Shane Bennett11:32 am 08 Jan 20

Definitely NO. The Summernats employ their own fire crew that are positioned all around the burnout ‘pad’ who react & respond immediately to any threat very promptly, no-one & nature are never in trouble. Taking Summernats from Canberra would be detrimental to the local economy. My only suggestion would be ban the sale of alcohol before….say….2-3pm, that will eliminate most of the ‘dickhead’ behaviour.

Alex Sullivan9:53 am 08 Jan 20

I believe if they want to ban summernats because of what people did in their personal time, than it’s going to happen a lot more, if you take away our safe place not many are going to care and probably will just light them up at every intersection they find, so before you ban something like that have a thought at the repercussions

Paul Leopardi6:54 am 08 Jan 20

There are alternatives:
1. Ban burnouts in the ACT on days of extreme fire danger or poor air quality, with no exceptions, OR
2. Ban burnouts permanently, with an exception for carefully controlled ethical research into the effects of burnouts.

You are talking about stopping the sort of antisocial people (2,000 was mentioned) who did burn outs at Eagle Hawk. How many police would that take to stop those antisocial dinosaurs? And if they were banned from doing them at the venue, there would be another Eagle Hawk incident, somewhere. Those sort of people want what they want, and they don’t give a damn.

I do agree though that there shouldn’t be burn outs. Hard to know how to stop them though.

Martin Pascoe6:14 pm 08 Jan 20

Why ban burnouts in a tightly controlled event? Andy Lopez stated they had 60 fire response personnel on site which were not resources for the bushfires. People need to be a bit smarter rather than just blurt out “ban the burnouts”, no one got injured, no fires were started, no one was in any danger… On the flipside if the 20-30 thousand people waiting in the grandstands to see burnouts were told the burnouts were cancelled what do you think would have happened? I suspect it would have been pretty close to a riot.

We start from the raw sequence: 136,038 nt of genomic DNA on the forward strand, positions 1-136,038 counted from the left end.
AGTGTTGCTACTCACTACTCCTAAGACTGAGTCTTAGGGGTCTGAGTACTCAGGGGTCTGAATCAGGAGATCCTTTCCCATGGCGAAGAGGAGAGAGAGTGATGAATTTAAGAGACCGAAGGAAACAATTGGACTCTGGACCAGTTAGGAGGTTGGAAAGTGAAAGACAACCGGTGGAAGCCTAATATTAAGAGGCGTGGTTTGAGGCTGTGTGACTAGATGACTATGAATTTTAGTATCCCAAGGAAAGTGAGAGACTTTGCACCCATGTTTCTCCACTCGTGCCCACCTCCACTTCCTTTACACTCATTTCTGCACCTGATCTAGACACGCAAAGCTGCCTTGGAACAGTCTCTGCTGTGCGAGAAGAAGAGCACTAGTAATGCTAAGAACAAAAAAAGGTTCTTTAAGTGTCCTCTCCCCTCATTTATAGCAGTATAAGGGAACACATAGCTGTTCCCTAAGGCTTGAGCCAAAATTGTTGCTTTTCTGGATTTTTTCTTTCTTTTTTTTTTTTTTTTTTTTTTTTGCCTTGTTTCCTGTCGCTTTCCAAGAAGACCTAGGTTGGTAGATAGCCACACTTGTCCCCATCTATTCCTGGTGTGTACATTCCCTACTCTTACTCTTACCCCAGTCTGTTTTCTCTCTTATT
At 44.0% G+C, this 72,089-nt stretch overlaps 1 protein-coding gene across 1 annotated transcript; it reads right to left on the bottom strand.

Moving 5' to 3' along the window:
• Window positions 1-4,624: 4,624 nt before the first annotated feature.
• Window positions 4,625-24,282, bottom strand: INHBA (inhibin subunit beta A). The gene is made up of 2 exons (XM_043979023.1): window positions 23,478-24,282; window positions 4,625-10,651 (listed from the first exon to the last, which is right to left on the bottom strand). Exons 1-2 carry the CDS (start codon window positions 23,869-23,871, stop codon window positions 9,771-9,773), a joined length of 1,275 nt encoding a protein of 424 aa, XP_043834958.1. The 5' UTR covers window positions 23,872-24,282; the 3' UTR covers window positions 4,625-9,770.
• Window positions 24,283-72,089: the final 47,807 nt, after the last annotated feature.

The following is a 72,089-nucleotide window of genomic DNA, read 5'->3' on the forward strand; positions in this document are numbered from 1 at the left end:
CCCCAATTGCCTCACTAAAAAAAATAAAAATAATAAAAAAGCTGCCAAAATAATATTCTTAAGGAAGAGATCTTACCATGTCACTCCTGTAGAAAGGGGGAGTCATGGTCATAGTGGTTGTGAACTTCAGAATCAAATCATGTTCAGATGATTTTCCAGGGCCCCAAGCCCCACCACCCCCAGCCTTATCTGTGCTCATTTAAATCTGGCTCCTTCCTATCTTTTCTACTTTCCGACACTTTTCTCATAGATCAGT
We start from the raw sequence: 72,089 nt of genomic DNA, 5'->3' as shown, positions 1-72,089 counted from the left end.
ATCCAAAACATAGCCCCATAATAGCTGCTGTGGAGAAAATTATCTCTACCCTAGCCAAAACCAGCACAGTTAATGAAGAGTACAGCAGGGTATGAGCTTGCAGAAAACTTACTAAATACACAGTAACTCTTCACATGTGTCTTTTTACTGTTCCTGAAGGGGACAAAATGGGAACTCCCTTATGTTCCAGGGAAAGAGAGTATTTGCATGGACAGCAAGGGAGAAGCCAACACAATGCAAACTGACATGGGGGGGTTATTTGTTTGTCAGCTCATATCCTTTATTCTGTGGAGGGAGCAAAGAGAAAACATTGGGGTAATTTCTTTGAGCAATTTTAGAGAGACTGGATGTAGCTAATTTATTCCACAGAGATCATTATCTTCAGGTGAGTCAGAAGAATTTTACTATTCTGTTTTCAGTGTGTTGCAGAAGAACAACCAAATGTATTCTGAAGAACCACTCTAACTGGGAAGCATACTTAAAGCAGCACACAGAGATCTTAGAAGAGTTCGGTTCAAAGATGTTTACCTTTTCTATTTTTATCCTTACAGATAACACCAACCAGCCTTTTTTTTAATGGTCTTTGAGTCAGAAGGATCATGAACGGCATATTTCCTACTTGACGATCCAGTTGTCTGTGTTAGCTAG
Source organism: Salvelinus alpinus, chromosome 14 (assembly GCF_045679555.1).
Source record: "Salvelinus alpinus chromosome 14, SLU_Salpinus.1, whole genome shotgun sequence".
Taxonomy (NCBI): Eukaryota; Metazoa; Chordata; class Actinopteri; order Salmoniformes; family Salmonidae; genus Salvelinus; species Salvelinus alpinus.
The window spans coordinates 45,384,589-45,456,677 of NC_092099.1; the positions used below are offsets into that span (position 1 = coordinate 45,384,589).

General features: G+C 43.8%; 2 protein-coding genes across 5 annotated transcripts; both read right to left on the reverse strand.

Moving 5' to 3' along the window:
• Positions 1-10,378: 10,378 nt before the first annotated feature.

Oh, look, it’s the fun police.

You may feel more at home in North Korea. Do us all a favour and give it a try.

Lisa-Marie Iorfino2:15 pm 09 Jan 20

…I think that says a lot about the crowd if you consider that they’d possibly riot if they’re told to consider others on a day of extreme circumstances. We’ve all been bummed out when an event/show/band has changed…but we haven’t rioted dude.

My daughters place, which is quite near to the venue, was vandalised by three guys on their way from the venue to their accomodation on the weekend. Totally unacceptable. Time to move this event to a purpose built motor sport park.

Stephen Saunders4:52 pm 07 Jan 20

You can’t really put “Summernats” and “social licence” in the same sentence.

So just what is “social license”? If reading the many complaints of residents of Downer and Watson are anything to go by there never has been a “social license” to Summernats. If the participation rate, national popularity and income gained by ACT merchants and traders are anything to go by any threat to a “social licence” is negligible.

Despite the tragedy of the bush fires life in Australia and planet Earth goes on. Why anyone would link Sydney’s fireworks, Summernats and someone preparing Christmas luncheon on the barbecue or outdoor kitchen is beyond me. They are not connected. Anyone trying to associate them is on a guilt trip of dubious moral value.

On Sunday, remember the dark orange sky day? I woke up in Deakin to the sound of someone doing their best to shred their tyres on a nearby public road. Pretty certain it was a Summernats fan!